The landscape designer job description encompasses someone who enjoys and understands the merging of art and science into a display of beauty that melds the buildings and technology with nature. Sometimes you will see jobs referred to as "garden design" positions. They are virtually identical to landscape designer jobs. Similarly, you will often see landscape designer and landscape architect titles used interchangeably, but there are a few differences. Overall, however, all three jobs are very similar and the title sometimes comes down to the licensure laws of a state.
Though landscape designer jobs and landscape architect jobs are often tossed around as meaning the same thing, there are a few differences. The landscape designer job description includes:
- Using creativity and the beauty of nature to create a harmonious, aesthetically pleasing and functional area. Areas may include personal lawns, parks, highways, walkways, and more.
- Planning the finished product, tying in new features with current ones, by sketching it to scale. These drawings will be very detailed, down to the window and door placement on the buildings.
- Performing site analyses that include the assessment of current plants, soil conditions, lighting, the view, and architecture style of the house.
- The ability to communicate well both with clients and other types of workers (contractors, supervisors, etc) on the landscaping team.
- Researching topics such as plants and their ability to survive in an area, guidelines and codes.
- Make public presentations when necessary to discuss the project, complete with charts, sketches, and so forth.
- Reviewing plans, proposed changes, and any other necessary documents.
- Oversees progression of the project to ensure that it is going as planned.
- Keeping records, including everything from correspondence to reports.
You will need not only a creative mind and a green thumb, but also a knack for keeping records and communicating well with others. Please keep in mind that the tasks you will be responsible for as a landscape designer will depend upon your level of expertise and position in a firm. A landscape designer, though responsible for many of the same aspects of a project that a landscape architect is, will usually work on smaller projects.
Necessary Skills and Education
You will need an understanding of art, including color theory, texture, balance, proportion, and more. You will also need a strong background in horticulture so that you understand which plants will work where, and why they will thrive there. You'll need to be creative, yet unafraid of working with your hands and collecting research. In addition, you will need:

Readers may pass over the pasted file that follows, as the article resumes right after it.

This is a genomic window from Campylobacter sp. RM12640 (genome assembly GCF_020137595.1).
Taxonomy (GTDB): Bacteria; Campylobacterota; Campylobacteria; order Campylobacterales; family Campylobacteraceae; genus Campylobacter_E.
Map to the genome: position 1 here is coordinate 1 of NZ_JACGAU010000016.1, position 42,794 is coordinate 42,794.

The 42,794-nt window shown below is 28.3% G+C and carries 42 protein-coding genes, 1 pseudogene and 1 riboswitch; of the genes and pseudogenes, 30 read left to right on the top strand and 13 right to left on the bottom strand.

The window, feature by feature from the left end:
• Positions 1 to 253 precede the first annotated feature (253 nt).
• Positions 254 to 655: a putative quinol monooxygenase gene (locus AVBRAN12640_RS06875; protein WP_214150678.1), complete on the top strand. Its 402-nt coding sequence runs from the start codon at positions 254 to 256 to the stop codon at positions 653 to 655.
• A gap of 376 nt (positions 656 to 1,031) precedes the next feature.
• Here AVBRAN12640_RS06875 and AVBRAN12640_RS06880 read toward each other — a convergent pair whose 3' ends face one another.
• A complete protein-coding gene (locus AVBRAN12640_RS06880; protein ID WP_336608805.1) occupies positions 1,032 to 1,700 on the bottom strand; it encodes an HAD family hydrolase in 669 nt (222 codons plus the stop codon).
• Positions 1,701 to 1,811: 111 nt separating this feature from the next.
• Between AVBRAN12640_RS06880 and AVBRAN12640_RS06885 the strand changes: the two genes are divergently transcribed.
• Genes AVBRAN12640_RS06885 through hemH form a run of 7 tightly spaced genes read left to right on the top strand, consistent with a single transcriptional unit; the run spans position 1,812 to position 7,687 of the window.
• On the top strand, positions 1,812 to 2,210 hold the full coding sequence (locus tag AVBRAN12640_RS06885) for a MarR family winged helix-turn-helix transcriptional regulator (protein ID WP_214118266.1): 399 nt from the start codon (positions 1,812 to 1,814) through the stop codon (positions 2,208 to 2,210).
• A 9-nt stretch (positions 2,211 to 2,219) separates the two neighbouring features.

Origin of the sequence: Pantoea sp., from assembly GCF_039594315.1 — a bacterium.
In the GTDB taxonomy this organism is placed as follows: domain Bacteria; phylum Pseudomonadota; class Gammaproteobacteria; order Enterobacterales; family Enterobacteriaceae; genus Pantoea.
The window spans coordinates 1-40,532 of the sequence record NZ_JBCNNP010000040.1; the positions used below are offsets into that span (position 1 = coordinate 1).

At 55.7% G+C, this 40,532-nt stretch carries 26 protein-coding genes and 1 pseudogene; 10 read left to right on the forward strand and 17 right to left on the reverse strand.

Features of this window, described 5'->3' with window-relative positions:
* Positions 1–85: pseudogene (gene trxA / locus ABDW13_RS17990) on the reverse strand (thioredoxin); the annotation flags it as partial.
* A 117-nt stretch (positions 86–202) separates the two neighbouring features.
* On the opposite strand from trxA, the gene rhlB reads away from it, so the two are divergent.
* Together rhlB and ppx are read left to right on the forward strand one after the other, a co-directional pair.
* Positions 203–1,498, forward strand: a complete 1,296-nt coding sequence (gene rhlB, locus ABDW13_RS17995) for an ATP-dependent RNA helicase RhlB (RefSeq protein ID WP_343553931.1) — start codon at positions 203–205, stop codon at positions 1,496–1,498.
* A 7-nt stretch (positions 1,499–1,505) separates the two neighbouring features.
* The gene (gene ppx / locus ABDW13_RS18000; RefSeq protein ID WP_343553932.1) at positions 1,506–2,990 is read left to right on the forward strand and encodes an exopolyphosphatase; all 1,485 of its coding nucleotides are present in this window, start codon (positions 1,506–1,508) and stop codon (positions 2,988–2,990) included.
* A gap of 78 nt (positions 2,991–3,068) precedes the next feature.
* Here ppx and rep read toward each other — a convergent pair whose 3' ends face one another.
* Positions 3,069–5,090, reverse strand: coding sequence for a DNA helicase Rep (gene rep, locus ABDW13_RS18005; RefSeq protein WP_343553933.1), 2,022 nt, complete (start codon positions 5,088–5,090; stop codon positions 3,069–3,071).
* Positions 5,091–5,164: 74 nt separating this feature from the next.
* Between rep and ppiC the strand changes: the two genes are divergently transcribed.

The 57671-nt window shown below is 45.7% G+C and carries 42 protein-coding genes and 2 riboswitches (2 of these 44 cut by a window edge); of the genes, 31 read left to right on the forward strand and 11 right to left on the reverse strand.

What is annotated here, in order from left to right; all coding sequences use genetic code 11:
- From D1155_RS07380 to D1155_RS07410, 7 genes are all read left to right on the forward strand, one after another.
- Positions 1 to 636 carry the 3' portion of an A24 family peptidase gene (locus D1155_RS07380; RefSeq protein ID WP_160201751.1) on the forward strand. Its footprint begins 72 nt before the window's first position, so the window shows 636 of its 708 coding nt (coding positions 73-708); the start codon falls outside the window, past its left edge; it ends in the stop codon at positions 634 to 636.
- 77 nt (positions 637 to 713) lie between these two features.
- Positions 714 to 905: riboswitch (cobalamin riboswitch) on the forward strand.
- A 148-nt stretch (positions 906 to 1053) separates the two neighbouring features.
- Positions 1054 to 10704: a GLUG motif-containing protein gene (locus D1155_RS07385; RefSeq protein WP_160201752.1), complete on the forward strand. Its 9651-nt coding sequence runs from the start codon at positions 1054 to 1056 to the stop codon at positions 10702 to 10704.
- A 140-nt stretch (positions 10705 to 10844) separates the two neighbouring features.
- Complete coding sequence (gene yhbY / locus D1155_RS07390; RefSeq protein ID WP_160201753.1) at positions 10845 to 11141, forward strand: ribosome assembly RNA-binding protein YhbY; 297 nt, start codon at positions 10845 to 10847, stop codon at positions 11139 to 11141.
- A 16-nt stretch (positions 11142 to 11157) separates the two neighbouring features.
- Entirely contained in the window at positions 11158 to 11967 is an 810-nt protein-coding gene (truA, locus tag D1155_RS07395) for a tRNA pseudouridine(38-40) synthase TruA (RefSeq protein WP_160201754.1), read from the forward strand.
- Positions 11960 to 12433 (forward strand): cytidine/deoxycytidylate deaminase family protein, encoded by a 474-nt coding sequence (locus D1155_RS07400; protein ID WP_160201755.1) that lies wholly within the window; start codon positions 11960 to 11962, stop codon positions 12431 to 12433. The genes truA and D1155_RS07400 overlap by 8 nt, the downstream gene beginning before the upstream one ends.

- Surveying experience and equipment knowledge
- A basic knowledge of how much the materials and labor will cost
- Knowledge of how ecological conditions can affect a proposed design
- Inspection knowledge and experience
- An understanding of the laws and codes you will have to abide by in specific areas
- Raw talent for sketching and drawing. Though you will use a computer program for some plans, you should still be able to create realistic drawings by hand.
- A bachelor's or master's degree in landscape design or landscape architecture is required, though you do not necessarily have to be licensed to work as a landscape designer. While 49 states require landscape architects to obtain licenses, landscape designers may be able to work without a license depending upon the location and the nature of the job.
A Final Word
While the landscape designer job description does not seem so different from the landscape architect's job description, there are a few discrepancies. The titles are tossed around as if they mean the same thing, but the training and education required do not completely match up. Landscape designers are not usually required to take the extensive five-level test that landscape architects do for licensure and typically work on smaller projects.